If people believe they are somewhat more opposed to immigration than most people, they might shift a bit after finding themselves in a group of people who are strongly opposed to immigration, to maintain their preferred self-presentation. This phenomenon occurs all the time. People may wish, for example, not to seem too enthusiastic—or too restrained in their enthusiasm—for affirmative action, feminism, or an increase in expenditures on national defense; hence their views shift when they see what other group members think. The result is to press the group’s position toward one or another extreme, and also to induce shifts in individual members.

Note that an emphasis on social comparison gives a new and perhaps better explanation for the existence of hidden profiles and the failure to share certain information within a group. People might emphasize shared views and information, and downplay unusual perspectives and new evidence, simply from a fear of group rejection and a desire for general approval. In political institutions and in companies, there is an unfortunate implication: group members who care about one another’s approval, or who depend on one another for material or nonmaterial benefits, might well suppress highly relevant information.

Group polarization is not a social constant. It can be increased or decreased and even eliminated by certain features of group members or their situation.

First, extremists are especially prone to polarization. It is more probable that they will shift, and it is probable that they will shift more. When they start out at an extreme point and are placed in a group of like-minded people, they are likely to move especially far in the direction with which they started. There is a lesson here about the sources of terrorism and political violence in general. And because there is a link between confidence and extremism, the confidence of particular members also plays an important role; confident people are both more influential (the “confidence heuristic”) and more prone to polarization.

Second, if members of the group think they have a shared identity and a high degree of solidarity, there will be heightened polarization. One reason is that if people feel united by some factor (for example, politics or religious convictions), dissent will be dampened. If individual members tend to perceive one another as friendly, likeable, and similar to them, the size and likelihood of the shift will increase. The existence of affective ties reduces the number of diverse arguments and also intensifies social influences on choice.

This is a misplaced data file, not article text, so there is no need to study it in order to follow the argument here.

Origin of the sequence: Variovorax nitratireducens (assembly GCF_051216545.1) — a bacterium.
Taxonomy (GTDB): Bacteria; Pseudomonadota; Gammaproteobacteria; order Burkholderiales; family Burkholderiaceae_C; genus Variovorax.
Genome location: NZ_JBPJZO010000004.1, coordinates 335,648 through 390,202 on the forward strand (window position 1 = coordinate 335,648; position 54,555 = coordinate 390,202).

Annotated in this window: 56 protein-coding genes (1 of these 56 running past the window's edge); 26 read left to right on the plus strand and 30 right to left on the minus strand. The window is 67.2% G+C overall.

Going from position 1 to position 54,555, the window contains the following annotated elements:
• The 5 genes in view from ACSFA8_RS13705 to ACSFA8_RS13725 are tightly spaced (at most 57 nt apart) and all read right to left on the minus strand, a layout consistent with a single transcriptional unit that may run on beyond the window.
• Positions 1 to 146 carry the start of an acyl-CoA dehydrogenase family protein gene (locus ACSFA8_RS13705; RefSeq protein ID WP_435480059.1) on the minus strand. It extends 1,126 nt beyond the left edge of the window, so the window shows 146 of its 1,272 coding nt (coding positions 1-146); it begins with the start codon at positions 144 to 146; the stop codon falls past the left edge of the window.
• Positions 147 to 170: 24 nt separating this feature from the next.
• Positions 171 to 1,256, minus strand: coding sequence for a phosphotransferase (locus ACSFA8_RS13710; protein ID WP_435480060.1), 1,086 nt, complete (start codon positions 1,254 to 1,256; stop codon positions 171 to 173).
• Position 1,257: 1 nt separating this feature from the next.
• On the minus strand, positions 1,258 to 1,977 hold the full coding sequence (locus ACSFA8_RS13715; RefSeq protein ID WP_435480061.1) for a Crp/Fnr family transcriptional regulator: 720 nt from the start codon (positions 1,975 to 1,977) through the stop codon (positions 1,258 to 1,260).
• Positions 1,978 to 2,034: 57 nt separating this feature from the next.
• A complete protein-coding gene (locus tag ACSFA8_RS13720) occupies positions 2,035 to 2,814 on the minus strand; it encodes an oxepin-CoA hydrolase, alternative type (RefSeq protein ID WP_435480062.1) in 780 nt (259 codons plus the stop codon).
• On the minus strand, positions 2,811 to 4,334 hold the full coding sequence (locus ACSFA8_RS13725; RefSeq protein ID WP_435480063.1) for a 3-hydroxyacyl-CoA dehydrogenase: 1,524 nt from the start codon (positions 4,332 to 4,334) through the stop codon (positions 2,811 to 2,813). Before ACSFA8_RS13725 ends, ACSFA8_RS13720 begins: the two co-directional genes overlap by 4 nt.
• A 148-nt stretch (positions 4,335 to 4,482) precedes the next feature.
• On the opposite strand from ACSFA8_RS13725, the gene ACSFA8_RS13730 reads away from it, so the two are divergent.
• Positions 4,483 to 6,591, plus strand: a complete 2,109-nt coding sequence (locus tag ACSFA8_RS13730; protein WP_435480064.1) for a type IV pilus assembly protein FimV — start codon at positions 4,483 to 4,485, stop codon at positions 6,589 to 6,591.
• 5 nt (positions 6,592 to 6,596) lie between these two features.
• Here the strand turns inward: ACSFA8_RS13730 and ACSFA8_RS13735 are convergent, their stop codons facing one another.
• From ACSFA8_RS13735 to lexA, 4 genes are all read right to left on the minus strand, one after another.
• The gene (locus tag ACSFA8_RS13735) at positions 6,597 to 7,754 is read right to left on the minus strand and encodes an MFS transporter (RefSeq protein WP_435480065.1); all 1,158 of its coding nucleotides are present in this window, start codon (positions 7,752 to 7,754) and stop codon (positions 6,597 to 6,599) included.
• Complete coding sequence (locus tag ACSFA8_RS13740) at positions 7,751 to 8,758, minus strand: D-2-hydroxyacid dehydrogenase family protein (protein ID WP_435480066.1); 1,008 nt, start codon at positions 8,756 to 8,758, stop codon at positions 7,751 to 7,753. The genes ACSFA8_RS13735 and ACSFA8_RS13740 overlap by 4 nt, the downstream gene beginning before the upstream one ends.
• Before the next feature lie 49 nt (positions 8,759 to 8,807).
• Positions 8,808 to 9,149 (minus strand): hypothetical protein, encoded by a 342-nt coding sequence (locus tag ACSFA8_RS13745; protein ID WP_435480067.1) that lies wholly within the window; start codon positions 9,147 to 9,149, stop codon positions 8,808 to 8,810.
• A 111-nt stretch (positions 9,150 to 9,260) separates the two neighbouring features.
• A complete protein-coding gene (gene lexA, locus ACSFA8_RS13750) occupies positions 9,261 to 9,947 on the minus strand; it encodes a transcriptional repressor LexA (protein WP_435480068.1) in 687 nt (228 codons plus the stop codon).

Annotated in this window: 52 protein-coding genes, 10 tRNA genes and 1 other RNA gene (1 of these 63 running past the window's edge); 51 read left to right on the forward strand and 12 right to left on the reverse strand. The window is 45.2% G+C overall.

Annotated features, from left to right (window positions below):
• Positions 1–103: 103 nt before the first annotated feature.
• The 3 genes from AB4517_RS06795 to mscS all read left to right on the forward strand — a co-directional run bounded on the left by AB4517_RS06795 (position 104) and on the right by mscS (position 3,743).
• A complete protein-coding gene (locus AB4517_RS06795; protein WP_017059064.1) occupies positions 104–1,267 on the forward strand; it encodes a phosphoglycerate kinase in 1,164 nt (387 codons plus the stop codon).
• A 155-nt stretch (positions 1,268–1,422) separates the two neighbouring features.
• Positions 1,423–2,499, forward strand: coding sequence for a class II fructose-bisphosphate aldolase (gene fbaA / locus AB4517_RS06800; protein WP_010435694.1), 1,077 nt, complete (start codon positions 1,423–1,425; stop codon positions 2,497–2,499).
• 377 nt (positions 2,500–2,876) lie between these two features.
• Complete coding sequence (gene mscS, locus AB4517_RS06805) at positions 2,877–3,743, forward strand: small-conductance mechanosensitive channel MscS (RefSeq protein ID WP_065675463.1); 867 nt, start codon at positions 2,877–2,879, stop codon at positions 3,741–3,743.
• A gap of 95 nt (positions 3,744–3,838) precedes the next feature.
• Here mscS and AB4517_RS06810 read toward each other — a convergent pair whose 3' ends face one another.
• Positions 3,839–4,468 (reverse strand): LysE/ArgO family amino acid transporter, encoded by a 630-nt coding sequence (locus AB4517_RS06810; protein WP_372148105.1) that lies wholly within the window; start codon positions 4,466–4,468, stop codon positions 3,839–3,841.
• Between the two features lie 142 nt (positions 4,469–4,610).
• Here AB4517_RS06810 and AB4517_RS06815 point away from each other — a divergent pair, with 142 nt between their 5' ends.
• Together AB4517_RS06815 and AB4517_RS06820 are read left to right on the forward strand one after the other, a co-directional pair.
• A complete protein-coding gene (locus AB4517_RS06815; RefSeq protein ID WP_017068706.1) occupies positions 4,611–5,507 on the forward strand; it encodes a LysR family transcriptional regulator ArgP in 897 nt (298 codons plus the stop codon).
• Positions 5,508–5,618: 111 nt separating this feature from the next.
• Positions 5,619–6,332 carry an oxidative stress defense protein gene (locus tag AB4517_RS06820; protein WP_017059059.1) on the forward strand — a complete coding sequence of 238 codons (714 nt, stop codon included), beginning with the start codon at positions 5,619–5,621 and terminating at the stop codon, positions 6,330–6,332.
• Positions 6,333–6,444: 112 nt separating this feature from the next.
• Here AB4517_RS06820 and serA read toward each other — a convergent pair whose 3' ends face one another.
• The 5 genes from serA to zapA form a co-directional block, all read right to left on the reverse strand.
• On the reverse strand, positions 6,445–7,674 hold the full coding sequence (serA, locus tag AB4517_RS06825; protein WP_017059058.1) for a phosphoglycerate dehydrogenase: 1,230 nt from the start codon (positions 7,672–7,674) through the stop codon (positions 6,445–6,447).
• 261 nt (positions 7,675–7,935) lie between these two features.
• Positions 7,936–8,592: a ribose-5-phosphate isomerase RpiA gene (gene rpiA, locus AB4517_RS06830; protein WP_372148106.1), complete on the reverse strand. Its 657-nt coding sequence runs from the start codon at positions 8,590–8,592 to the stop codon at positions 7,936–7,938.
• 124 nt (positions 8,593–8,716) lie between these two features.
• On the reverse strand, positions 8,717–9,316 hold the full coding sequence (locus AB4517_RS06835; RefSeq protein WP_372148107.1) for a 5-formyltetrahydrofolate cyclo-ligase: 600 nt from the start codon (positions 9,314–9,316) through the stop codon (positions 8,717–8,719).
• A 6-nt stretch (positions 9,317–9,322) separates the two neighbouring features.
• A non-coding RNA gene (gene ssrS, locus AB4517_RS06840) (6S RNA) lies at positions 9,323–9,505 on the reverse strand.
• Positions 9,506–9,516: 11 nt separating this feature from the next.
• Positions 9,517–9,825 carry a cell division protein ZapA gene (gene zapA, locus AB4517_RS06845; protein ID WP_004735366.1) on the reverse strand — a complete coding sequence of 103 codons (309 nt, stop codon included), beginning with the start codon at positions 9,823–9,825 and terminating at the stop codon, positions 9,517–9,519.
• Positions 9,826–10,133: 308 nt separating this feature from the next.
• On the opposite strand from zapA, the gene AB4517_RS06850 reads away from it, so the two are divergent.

One implication is that mistakes are likely to be increased when group members are united mostly through bonds of affection and not through concentration on a particular task; it is in the former case that alternative views will be less likely to find expression. Another implication is that people are less likely to shift if the point of view or direction advocated is being pushed by unlikeable or unfriendly group members. A sense of “group belongingness” affects the extent of polarization. In the same vein, physical spacing tends to reduce polarization; a sense of common fate and intra-group similarity tends to increase it, as does the introduction of a rival “outgroup.”

Over time, group polarization can be fortified because of “exit,” as members leave the group because they reject the direction in which things are heading. If exit is pervasive, the tendency to extremism will be greatly aggravated. The group will end up smaller, but its members will be both more like-minded and more willing to take extreme measures, and that very fact will mean that internal discussions will produce more extremism still. If the strongest loyalists are the only people who stay, the group’s median member will be more extreme, and deliberation will produce increasingly extreme movements.

We live in an era in which groups of people—on the Left, on the Right, in university departments, in religious institutions—often end up in a pitch of rage, seeing fellow members of the human species not as wrong but as enemies. Such groups may even embark on something like George Orwell’s Two Minutes Hate. When that happens, or when people go to extremes, there are many explanations. But group polarization unifies seemingly diverse phenomena. Extremism and mobbing are not so mysterious. On the contrary, they are predicable products of social interactions.

 

Cass R. Sunstein is Robert Walmsley University Professor at Harvard and author of Conformity:The Power of Social Influences (2019). You can follow him on Twitter @CassSunstein

Reference:

1 See R. Hightower and L. Sayeed, The Impact of Computer-Mediated Communication Systems on Biased Group Discussion, Computers in Human Behavior Volume 11, Issue 1, Spring 1995.